- January 26, 2011
- 12:45 pm
- Donald Heider
Keeping a legacy alive
The Reverend Al Sharpton was at Loyola this week as part of our celebration remembering Martin Luther King, Jr.
In Sharpton’s talk to faculty, staff and students downtown, he talked about King’s legacy and asked us how we might continue to bring attention to inequality. A good question and a big question.
As I thought about that question, I thought about our project in Pilsen. Two years ago we began partnering with Benito Juarez Community Academy, working with the school’s journalism program. Our students began mentoring some of their students. Some of our faculty and staff visited the school and offered what help we could. Juarez is a great high school in an area of Chicago where there are some serious economic and educational challenges.
With the help from a Chicago Community Trust grant, we were able to begin a community paper; “Adentro de Pilsen,” which runs stories done by both Juarez and Loyola students. Although we launched a web site for the paper, we knew from the outset the primary means of distribution had to be through old fashioned news print. That’s because the majority of residents in Pilsen still do not have access to computers and the internet in their homes.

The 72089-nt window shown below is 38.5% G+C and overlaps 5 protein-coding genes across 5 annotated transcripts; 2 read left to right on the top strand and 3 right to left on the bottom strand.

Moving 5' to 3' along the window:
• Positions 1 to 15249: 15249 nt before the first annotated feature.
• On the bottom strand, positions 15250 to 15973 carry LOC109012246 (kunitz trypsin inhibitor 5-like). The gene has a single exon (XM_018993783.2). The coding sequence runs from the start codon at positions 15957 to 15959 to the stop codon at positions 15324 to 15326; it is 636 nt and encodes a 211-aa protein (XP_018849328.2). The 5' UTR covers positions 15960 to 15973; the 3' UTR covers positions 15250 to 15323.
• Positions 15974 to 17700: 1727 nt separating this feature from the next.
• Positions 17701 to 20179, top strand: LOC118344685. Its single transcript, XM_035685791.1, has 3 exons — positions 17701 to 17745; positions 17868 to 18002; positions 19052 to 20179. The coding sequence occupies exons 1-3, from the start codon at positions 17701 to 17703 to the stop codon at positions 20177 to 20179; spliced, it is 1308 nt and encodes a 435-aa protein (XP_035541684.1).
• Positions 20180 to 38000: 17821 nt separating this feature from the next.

Although funding has run out for the paper, we are doing our best to keep it operating. The School of Communication wants to continue to bring attention to inequality, as Reverend Sharpton suggested.
The paper has run some outstanding stories on issues like health care, education, and local politics in the community.
King wrote from the Birmingham jail: “Injustice anywhere is a threat to justice everywhere. We are caught in an inescapable network of mutuality, tied in a single garment of destiny. Whatever affects one directly, affects all indirectly.”
When we ignore communities like Pilsen, Bronzeville, and Bridgeport, we do so at great peril to ourselves and our city. I want our school and our students to bring attention to inequality. It’s part of our mission and just one small way we can honor the legacy of Martin Luther King, Jr.